There’s not much that’s sadder than playing minigolf by yourself. Get a hole-in-one, turn round to celebrate, and no one’s there.
There are loads of minigolf games on the Xbox, so a new one’s already got a challenge to stand out. We live in a world with Golf With Your Friends, after all. So, imagine launching one that doesn’t have multiplayer. Not online, not local, nothing. It’d make you stand out, but in all the wrong ways, right?
Welcome to MiniGolf Tour, the most pointless minigolf game on the market. As you’ve no doubt predicted, there are no multiplayer options at all. You are playing on your lonesome, and you’re going to have to get excited about the prospect.
But there are opponents. Look, boot up a round and five names suddenly matchmake against you. Except they’re bots of course, and no ‘waiting for opponent’ text is going to trick us.
It’s a gargantuan issue, one that would sink any sports game, parlour game or party game. And it’s no different here.
But hol’ up, haven’t we seen some fantastic single player golf games in What The Golf?, Golf Story and Golf Club: Wasteland? Why yes, you would be correct. But that’s not the case here. Those were games with campaigns, splicing other genres to make them a true solo experience. Here, it’s just three- or four-hole tournaments against bots, with nothing connecting them except the prize money you earn.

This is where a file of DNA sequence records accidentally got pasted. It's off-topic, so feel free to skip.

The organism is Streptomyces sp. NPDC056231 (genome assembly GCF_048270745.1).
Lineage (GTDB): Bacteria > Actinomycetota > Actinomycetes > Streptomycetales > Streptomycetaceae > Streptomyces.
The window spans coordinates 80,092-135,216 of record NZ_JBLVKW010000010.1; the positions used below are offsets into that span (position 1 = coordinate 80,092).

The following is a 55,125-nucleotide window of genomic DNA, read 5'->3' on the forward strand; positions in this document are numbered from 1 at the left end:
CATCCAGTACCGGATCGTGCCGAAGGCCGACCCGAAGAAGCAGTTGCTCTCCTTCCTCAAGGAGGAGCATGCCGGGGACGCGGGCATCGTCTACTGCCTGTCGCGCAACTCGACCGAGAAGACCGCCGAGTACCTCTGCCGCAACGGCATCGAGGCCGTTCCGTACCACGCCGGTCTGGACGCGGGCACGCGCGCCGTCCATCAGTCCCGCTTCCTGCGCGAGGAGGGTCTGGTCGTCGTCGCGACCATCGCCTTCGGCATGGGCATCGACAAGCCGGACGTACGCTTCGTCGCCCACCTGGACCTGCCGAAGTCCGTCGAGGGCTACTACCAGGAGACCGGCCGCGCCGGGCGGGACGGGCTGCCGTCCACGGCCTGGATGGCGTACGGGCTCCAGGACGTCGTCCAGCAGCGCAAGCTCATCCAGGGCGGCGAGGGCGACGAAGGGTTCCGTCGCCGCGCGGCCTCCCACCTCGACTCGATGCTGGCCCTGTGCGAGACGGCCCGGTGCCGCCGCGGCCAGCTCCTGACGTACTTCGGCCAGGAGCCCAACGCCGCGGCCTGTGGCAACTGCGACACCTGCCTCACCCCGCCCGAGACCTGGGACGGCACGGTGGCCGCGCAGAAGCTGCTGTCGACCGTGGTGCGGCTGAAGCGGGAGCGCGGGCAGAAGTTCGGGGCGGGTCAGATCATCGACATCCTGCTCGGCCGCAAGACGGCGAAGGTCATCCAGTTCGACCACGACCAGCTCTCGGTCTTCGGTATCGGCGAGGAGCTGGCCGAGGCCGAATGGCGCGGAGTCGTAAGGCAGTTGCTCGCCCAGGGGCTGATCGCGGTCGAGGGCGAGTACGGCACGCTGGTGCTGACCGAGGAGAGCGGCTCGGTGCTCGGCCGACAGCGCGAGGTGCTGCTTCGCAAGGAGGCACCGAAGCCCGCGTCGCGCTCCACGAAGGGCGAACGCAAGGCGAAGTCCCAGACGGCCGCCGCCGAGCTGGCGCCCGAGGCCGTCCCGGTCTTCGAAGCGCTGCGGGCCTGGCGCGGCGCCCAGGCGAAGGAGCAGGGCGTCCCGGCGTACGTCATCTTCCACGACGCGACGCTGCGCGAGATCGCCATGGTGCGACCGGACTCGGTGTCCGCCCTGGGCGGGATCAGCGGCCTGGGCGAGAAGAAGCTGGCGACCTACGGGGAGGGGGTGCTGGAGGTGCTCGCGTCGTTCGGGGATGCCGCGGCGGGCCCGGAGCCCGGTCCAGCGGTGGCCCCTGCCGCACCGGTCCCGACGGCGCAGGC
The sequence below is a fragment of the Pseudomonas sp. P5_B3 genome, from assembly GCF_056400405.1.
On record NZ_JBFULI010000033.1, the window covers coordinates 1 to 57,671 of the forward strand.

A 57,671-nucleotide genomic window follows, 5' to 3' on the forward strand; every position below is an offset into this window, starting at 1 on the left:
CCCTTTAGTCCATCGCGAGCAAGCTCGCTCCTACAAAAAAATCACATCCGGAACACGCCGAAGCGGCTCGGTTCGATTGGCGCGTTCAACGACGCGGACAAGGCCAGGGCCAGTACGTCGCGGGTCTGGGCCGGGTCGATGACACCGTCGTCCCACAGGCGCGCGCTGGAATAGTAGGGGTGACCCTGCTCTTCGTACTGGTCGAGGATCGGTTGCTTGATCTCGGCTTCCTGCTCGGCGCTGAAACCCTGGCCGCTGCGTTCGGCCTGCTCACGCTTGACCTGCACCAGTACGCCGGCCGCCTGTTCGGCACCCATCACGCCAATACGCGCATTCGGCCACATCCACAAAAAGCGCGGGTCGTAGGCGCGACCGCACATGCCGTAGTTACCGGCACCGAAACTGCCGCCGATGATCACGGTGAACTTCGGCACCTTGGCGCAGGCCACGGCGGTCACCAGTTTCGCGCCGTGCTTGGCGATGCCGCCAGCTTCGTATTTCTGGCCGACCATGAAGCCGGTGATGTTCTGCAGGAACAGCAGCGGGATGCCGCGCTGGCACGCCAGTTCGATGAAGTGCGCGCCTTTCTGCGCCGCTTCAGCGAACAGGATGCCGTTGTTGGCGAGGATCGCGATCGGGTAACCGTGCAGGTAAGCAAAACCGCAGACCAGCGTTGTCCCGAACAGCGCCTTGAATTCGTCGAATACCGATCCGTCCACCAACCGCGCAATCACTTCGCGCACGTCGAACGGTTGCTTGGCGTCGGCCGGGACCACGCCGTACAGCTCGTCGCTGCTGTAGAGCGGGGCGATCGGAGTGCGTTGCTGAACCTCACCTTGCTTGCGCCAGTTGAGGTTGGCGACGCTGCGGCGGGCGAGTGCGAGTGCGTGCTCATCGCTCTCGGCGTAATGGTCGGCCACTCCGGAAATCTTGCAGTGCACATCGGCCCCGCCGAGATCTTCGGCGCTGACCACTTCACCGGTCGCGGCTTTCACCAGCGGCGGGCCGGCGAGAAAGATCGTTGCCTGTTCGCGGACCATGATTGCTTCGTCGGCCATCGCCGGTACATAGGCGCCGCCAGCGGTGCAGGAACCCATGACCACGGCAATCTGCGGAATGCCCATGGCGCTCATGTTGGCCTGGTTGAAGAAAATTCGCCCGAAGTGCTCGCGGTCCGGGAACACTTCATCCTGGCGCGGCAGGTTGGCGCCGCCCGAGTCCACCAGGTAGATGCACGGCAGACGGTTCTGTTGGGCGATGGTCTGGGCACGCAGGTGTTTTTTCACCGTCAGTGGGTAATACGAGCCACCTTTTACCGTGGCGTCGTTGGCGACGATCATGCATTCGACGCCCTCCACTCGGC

We’ve already laboured the point. You get it. It sucks. So, what is MiniGolf Tour like to play?
Not very good, as it happens. Part of this is down to the levels. We were convinced, for a good hour, that they were procedurally generated. Most of them are modular pieces, just rearranged. This one is a jump, then some twirling blades, and then a bridge. This one is a bridge, a leap, and then some twirling blades. Aha, we understand: these courses are created from seeds or by algorithms. But then levels started to repeat and we realised that no, they’re just unimaginative and bolted on without care. You get the homogenous feeling of randomised courses, but without the benefit of an infinite number of them. All the negatives, woo!
There’s a simplicity to the levels, and not in a good way. They rarely introduce dips or rises, probably because the physics can’t quite get them right (we stayed stock-still in the middle of ramps for reasons we can’t explain), but also because MiniGolf Tour opts for flatness wherever it can. Levels tend to be a series of corridors that you’re whacking a ball down, and that means the tactics are at a minimum. Point at the flag, hoof it, and then do it again. The flatness is at its most boring on the green: as long as you get the strength of the shot right, you’re golden.
There’s no button to zoom up the course and see the flag, although there is a flyover at the start. You can aim with the right-stick, but we never did, as the flat courses mean you just need to turn your camera until the flag is central and then whack it. And you can’t cancel a shot mid-flow: if you’ve timed it poorly, with a swinging blade in your face, then you’re stuck with it, doofus.